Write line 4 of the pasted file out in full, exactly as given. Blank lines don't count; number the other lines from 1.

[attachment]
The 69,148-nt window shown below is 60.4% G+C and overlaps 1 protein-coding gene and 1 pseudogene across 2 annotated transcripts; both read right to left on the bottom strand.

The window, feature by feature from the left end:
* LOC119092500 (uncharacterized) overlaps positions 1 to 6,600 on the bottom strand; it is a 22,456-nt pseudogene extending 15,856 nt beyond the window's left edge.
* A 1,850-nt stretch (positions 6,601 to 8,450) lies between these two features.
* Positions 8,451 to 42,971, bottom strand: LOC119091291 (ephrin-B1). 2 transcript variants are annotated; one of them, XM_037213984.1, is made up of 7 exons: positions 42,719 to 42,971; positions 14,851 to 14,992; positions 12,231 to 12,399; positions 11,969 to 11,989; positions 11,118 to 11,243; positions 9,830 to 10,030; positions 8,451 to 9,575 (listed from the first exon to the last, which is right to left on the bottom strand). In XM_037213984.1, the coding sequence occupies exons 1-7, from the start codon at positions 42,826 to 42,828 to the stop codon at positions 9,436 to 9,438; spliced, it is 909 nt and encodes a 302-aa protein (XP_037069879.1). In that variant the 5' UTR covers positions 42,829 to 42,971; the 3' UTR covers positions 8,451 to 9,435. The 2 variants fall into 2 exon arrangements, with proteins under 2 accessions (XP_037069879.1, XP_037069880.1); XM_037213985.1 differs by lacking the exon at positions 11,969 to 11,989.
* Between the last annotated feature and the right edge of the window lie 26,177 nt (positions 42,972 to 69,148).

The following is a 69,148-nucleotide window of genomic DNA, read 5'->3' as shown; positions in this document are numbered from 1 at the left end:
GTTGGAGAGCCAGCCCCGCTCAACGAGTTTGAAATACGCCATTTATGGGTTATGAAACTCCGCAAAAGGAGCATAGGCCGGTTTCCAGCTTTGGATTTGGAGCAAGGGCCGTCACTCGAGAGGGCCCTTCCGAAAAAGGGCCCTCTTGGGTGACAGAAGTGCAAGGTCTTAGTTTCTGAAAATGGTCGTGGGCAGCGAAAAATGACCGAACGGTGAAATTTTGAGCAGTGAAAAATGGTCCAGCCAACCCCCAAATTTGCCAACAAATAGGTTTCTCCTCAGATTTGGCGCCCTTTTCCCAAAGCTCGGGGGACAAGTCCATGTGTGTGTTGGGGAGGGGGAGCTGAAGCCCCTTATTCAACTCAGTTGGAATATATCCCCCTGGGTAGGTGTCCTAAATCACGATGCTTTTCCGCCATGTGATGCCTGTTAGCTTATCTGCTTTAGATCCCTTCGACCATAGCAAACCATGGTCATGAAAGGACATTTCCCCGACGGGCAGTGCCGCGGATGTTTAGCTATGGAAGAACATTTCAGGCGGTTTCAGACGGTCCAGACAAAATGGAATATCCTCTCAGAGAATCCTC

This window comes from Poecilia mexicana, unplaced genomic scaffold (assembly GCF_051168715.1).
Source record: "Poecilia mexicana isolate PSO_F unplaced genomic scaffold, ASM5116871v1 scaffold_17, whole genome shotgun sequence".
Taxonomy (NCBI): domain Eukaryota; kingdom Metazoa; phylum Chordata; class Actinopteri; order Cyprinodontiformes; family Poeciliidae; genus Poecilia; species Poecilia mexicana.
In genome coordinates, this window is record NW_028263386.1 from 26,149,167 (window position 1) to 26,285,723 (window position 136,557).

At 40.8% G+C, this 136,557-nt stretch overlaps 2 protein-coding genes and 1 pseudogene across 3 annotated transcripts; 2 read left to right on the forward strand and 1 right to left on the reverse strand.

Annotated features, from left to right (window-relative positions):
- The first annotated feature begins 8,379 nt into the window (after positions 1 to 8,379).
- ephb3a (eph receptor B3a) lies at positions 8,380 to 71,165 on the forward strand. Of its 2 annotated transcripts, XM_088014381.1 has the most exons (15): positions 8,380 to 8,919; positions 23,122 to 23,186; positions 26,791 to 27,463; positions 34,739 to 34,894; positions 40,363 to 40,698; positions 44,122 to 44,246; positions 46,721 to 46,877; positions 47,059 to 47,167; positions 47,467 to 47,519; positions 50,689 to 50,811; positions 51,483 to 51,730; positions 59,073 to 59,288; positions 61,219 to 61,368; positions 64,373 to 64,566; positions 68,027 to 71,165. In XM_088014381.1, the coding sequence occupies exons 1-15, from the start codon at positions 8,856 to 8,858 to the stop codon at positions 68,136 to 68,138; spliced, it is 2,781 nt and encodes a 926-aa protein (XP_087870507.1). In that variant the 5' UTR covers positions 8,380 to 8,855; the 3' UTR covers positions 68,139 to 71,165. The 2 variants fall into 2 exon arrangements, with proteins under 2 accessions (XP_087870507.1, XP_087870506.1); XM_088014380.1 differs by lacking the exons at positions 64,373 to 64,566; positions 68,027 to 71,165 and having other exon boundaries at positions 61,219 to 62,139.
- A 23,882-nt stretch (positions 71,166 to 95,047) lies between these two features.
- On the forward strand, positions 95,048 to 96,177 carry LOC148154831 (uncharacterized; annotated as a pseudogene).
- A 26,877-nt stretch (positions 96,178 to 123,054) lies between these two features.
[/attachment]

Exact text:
* A 1,850-nt stretch (positions 6,601 to 8,450) lies between these two features.